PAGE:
If you don't know the whole series by heart, you should still read this book. You don't need to know jack about Beth and Orson to enjoy it. It's a great story that can stand on its own, about two young people with messed up lives finding each other. And a gun. So check it out. You won't read a better character-driven funnybook this week. Or most others, for that matter...Grade: A Trees 2, by Warren Ellis and Jason Howard This second issue didn't go where I expected it to. Rather than revisiting the international cast he introduced last time, Ellis instead expands it, showing us more people in more regions, including some Greek Nazis and the economist president of Mogadishu. The one setpiece from the first issue he does return to is the Arctic research station, where mysterious black poppies have begun to sprout in the shadow of the Tree, taking root even in the metal shell of an exploratory robot. I'm okay with that. It opens the scope of the book even wider, giving it a truly global perspective that I like quite a bit, while still giving us some characters to hold onto in the Arctic research team. This is not to say that it's a warm book. It's not. It's a sociological science fiction sort of thing, interested more in what the Trees are doing to humans on the large scale than it is in interpersonal relationships. That's a sort of take you don't see much in funnybooks, but it's one I welcome. At least when it's as well done as this. Grade: B+ Mind MGMT 23, by Matt Kindt To use the funnybook vernacular, this is the ALL OUT ACTION ISSUE! In which EVERYTHING CHANGES FOREVER! And A MIND MANAGER... DIES!!! Several of them die, actually. Major characters, too. All joking aside, it really does change the whole course of the series, to the point that I'm not sure where it's going to go next. But not in a Game of Thrones style “did he really just hose the storyline that badly for shock value?” kind of way. More in a “Oh shit, he's been foreshadowing this for months” kind of way. Which is much better, as far as I'm concerned. But don't get me started down that path, please. Let's stick to the funnybook at hand. One of this book's hallmarks has been Kindt's narrative experimentation, but he really toned that down this month. With a story as explosive as this one, that was probably for the best. Even still, there's a nice bit that comes up in the showdown between Meru and the Eraser. As the Eraser tries to wipe parts of Meru's memory, she has these blackouts, and... I like that. A fistfight with pieces missing. It's a device Kindt returns to several times over the back half of the issue, to great effect. Great effect that I'm not going to spoil, of course, but great effect nonetheless. Poignant, even. So! Another fine issue of what might just be my current favorite on-going series. Can't wait to see where it goes next. Grade: A The Goon: One for the Road, by Eric Powell Lotsa changes coming for The Goon. It'll be relaunching as a series of mini-series starting next month, and with that change in publishing philosophy comes a change in focus back to more serious stuff along the lines of “Return of Labrazio” or “Chinatown.” But, before that happens, Eric Powell decided to give us one more fun comedic romp with a single-issue tribute to Jack Davis. Davis is an EC Comics and Mad Magazine veteran, able to do horror and comedy equally well, so it's only fitting that Powell acknowledge his debt to the man. The result is the usual Goon comedy anarchy, a flimsy story that runs completely off the rails as it degenerates into celebrity caricature and giant gorillas. Which, hey! Great! It's not Powell's best, or funniest, but I got my tree-fitty's worth of yucks and purty drawings out of it, so who cares? Grade: B Manhattan Projects 21, by Jonathan Hickman and Ryan Browne Y'know, just when I think this blackly comedic science farce can't get any more bizarre, it goes and gives us... Well, shit. I can't tell you what it gives us without SPOILING the hell out of it. So let's put the rest of this thing... after the jump:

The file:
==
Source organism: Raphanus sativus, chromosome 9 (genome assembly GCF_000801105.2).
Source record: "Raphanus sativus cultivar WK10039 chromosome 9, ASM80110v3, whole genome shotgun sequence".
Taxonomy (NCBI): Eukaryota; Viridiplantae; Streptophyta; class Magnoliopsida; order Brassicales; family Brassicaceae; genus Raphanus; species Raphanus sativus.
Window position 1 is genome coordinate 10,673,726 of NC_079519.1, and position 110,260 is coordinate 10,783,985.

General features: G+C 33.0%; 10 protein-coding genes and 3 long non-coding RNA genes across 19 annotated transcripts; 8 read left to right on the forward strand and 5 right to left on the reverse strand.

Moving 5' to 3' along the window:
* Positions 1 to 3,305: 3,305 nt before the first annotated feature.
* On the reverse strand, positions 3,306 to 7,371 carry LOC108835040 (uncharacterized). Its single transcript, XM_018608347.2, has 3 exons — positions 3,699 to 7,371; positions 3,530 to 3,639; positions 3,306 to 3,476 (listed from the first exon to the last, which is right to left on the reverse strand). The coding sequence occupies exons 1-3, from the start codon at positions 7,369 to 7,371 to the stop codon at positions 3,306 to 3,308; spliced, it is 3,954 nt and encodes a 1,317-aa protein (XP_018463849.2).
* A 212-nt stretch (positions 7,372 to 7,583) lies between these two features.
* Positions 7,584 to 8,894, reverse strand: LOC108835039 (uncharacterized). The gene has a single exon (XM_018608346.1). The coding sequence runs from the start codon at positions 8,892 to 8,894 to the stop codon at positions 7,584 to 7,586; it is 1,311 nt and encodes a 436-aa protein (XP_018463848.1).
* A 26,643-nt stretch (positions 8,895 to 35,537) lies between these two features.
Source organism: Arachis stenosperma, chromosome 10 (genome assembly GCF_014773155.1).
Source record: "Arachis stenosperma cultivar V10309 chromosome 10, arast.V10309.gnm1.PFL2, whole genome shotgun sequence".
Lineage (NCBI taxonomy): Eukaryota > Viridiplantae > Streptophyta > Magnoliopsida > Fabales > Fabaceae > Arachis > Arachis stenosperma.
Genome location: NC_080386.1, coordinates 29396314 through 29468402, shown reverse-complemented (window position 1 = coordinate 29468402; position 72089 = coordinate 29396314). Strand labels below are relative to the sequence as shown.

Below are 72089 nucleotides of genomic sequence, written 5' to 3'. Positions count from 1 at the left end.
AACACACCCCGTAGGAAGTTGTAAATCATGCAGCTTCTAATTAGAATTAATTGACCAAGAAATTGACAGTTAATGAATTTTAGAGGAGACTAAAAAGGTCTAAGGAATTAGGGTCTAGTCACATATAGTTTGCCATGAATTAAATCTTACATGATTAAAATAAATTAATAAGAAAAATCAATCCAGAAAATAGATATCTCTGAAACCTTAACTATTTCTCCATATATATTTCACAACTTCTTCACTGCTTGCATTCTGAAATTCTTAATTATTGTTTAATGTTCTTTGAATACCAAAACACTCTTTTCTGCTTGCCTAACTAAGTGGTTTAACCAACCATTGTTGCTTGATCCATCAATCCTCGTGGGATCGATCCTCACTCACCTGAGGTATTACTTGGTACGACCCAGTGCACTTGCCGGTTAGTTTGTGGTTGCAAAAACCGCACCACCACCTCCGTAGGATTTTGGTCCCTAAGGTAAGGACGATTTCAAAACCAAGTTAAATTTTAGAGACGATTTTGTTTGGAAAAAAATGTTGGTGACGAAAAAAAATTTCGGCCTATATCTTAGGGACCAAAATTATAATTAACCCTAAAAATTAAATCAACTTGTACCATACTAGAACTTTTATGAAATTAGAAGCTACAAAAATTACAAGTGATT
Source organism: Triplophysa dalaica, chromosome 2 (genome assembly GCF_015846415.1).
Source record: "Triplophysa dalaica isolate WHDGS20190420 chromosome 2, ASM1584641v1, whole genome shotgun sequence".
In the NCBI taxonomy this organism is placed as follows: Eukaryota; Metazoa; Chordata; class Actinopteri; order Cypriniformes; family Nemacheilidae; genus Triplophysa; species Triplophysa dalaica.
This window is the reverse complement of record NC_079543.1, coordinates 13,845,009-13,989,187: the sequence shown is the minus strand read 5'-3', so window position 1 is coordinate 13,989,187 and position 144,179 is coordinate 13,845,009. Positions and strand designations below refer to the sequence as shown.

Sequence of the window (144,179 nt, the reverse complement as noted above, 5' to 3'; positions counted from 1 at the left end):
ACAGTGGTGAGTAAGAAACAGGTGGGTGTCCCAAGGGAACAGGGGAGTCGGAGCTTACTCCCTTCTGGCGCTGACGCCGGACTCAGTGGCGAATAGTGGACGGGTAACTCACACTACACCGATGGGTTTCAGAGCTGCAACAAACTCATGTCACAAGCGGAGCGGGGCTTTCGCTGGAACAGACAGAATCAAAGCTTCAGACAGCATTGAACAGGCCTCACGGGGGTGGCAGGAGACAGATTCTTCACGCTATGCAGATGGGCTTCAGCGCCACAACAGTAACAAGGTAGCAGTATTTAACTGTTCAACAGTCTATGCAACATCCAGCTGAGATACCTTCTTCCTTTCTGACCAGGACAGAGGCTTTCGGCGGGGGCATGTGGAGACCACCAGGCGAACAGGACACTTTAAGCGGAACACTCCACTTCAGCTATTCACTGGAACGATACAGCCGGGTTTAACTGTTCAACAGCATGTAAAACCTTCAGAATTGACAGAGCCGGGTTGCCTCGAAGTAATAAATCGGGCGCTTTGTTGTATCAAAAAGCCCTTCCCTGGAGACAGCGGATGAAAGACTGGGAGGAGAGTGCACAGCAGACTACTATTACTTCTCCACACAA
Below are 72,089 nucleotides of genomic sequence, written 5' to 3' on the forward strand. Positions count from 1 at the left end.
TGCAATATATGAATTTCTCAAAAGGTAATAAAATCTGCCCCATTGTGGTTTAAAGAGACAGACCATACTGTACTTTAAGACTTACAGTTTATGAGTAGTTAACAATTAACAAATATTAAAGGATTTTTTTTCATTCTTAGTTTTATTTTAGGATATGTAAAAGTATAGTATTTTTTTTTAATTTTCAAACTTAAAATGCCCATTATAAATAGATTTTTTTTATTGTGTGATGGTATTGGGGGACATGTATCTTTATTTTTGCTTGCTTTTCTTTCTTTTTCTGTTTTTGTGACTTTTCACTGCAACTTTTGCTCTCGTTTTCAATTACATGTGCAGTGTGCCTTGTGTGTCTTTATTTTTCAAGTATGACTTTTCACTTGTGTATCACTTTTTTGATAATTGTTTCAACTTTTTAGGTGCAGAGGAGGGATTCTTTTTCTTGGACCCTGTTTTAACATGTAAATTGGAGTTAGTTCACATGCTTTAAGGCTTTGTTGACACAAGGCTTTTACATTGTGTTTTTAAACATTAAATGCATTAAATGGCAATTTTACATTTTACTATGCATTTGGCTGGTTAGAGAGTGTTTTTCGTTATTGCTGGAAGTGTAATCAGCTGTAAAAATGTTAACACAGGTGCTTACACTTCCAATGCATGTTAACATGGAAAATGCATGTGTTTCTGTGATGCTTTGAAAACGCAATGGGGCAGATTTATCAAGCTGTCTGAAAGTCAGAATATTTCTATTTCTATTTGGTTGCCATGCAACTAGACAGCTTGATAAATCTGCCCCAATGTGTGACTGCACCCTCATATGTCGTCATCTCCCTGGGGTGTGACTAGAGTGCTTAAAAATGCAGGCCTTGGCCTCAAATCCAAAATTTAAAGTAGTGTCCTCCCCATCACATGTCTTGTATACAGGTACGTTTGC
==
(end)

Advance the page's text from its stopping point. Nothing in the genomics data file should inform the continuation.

Yup. Sexy Space Dog. In a lesser book, I might roll my eyes at this. I might call it pandering. But this is Manhattan Projects, and that’s Laika, the Soviet astro-dog, who set out to explore deep space a few issues back. She vanished without a trace, and this issue we find out what happened to her: she got snatched by a race of alien librarians. The scene above takes place after she gets exposed to some kind of ill-defined alien goo that evolves her into a bi-pedal form.
A SEXY bi-pedal form.
Except… Not really. ‘Cause I love that she’s still got a dog’s head. Ryan Browne has cartooned it more skillfully than maybe he should have, but man… That’s some disturbing shit. Can’t wait to see regular series artist Nick Pitarra get his hands on it, because that should be right good horrorshow stuff. Especially when she finally gets back to Earth, and is reunited with Yuri Gagarin, the cosmonaut hero who, it’s increasingly apparent, is infatuated with her.
Yeah. THAT’S not gonna go anywhere ugly…
Anyway. This is all absolutely ridiculous, of course, but well… I DID say that it’s a farce in the opening sentence, right? Sometimes you just have to go along for the ride.
That said, this is not the series at its best. It’s funny, but I do miss the sheer damn nastiness Hickman’s capable of here, the pitch-black comedy tinged with real drama that marked the first year of the book. This is more fun, certainly, and probably less depressing to boot. But some of the thrill has gone out of the reading since the humor got more broad. Still. It’s good funnybooks. Check it out!